As a SENCo, I spend much of my time ensuring the school is providing for the children with the greatest needs. Sometimes these needs also impact on life at home and parents often raise concerns about the effect on brothers and sisters, where one child takes up so much attention within the family.
Research suggests there are positives and negatives to having a sibling with SEND. For example, these siblings tend to have higher levels of emotional maturity and can be more tolerant and caring than their peers, often choosing to work in careers that involve working directly with special needs. It is also suggests that this can strengthen family bonds for a lifetime. For younger siblings, they may never have known anything different and just accept the situation as the norm, while older siblings learn to accept it as so.
However, it has also been reported that siblings are more likely to be impacted by behavioural and emotional changes that may affect relationships within the family and consequently may be more prone to anxiety and depression. Some may also feel the lack of support where parents are focused on the needs of one child in particular or they may take on the role of a young carer themselves. They may be particularly vulnerable during teenage years as pressure on school and social life increases.
The role of siblings is an under researched area which is not catered for within special educational needs policy and guidance. Charities supporting them however include Sibs and youngSibs (for 7 to 17 years olds) which provides tips and information and a moderated chat forum.
SCOPE also offers parents advice for supporting siblings which include: spending some individual time with that child, ensuring that they are able to continue with their normal routines and activities and letting them choose whether they help out.
Picture books can also be useful. Through the Eyes of Me, written by Jon Roberts is narrated by a 4-year old girl with autism who talks about the things she likes and dislikes and is a useful tool for helping to explain autism to a young child.
As more and more of us take to wearing face masks in public, it can be harder to understand what others are saying as well as to pick up on social cues such as reading other people’s emotions. Children can find this especially confusing and for individuals with hearing difficulties or social communication issues such as autism, this can be sometimes be distressing.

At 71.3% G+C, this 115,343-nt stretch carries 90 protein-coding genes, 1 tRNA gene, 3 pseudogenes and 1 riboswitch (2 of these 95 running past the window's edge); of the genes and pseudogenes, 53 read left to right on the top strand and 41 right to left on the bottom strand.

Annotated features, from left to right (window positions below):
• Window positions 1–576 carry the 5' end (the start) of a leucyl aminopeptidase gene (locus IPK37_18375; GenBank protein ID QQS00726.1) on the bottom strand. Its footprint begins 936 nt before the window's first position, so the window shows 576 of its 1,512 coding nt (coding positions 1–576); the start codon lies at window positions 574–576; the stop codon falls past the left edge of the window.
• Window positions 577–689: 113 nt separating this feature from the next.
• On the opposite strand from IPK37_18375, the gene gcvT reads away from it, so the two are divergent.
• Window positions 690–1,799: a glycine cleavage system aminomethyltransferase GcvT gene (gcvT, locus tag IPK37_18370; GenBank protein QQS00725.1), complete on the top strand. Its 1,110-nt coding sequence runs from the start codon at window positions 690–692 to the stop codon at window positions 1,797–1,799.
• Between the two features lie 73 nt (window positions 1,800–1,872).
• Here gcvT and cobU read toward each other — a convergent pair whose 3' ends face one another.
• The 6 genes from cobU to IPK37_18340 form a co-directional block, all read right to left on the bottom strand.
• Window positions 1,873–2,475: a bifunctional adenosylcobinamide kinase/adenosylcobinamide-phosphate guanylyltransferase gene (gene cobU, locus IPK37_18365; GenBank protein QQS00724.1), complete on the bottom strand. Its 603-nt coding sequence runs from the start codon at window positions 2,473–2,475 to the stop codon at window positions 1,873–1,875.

This poster, produced by University College London, helps to set out some of the key ways to get around this. It suggests you first make eye contact, introduce yourself (where appropriate), slow down your speech and use hand gestures to support what you are saying. It may also be helpful to spell out what you are feeling, such as saying how happy you are to see them.
Download (PDF, 2.06MB)
School return or continued home learning?
With many of you thinking about whether to send your child back to school next week, this might be a good time to look at some of the resources suggested in my blog on Monday June 1st. Preparation is particularly important where your child experiences some anxieties about returning or has difficulties with aspects of learning, such as dyslexic or dyscalculia tendencies or social communication needs.
The focus on home schooling has led many organisations to offer free training and resources to support parents and their children. The latest of these is the British Dyslexia Association which is offering a free webinar session including tips, tools and strategies to help support the education of a child with dyslexia, a discussion of key resources and advice on where to go for further information and training.
You may find this helpful, regardless of whether you are planning to continue with home schooling or your child is returning to school next week.
The webinar can be found on bdadyslexia.org.uk. Go to ‘shop’ and add the webinar to your basket. There is no charge.
Remember, if you are concerned that your child is showing dyslexic tendencies and this hasn’t previously been flagged up by the school, please arrange to discuss this with your child’s teacher or myself when school is up and running more normally or you can email me any time on email@example.com.
Tics and Tourette’s
Did you know that as many as 10 to 20% of children in primary school develop tics? Mostly these are single habits such as eye blinking, throat clearing, pulling faces or cracking knuckles and they tend to last for a short period or a child will typically grow out of them in adolescence.